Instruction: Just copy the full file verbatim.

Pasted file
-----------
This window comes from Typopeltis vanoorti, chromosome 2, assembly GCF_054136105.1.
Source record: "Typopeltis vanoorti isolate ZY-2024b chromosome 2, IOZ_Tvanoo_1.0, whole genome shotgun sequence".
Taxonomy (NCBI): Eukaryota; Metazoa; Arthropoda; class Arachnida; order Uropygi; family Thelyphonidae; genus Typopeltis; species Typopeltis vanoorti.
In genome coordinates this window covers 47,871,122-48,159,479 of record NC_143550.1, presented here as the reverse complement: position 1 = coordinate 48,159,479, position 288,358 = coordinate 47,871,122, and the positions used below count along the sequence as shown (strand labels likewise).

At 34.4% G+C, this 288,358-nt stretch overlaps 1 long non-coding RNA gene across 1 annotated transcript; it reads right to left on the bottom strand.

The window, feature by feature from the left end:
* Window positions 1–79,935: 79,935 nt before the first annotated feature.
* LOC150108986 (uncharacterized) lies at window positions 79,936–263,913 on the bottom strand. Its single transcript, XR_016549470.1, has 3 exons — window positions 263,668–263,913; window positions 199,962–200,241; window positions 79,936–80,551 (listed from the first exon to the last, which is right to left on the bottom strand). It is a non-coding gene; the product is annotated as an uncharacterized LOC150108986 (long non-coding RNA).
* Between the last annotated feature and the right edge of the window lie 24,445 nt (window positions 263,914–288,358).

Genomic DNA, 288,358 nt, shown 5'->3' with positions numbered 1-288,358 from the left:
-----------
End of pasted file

This window comes from Typopeltis vanoorti, chromosome 2, assembly GCF_054136105.1.
Source record: "Typopeltis vanoorti isolate ZY-2024b chromosome 2, IOZ_Tvanoo_1.0, whole genome shotgun sequence".
Taxonomy (NCBI): Eukaryota; Metazoa; Arthropoda; class Arachnida; order Uropygi; family Thelyphonidae; genus Typopeltis; species Typopeltis vanoorti.
In genome coordinates this window covers 47,871,122-48,159,479 of record NC_143550.1, presented here as the reverse complement: position 1 = coordinate 48,159,479, position 288,358 = coordinate 47,871,122, and the positions used below count along the sequence as shown (strand labels likewise).

At 34.4% G+C, this 288,358-nt stretch overlaps 1 long non-coding RNA gene across 1 annotated transcript; it reads right to left on the bottom strand.

The window, feature by feature from the left end:
* Window positions 1–79,935: 79,935 nt before the first annotated feature.
* LOC150108986 (uncharacterized) lies at window positions 79,936–263,913 on the bottom strand. Its single transcript, XR_016549470.1, has 3 exons — window positions 263,668–263,913; window positions 199,962–200,241; window positions 79,936–80,551 (listed from the first exon to the last, which is right to left on the bottom strand). It is a non-coding gene; the product is annotated as an uncharacterized LOC150108986 (long non-coding RNA).
* Between the last annotated feature and the right edge of the window lie 24,445 nt (window positions 263,914–288,358).

Genomic DNA, 288,358 nt, shown 5'->3' with positions numbered 1-288,358 from the left: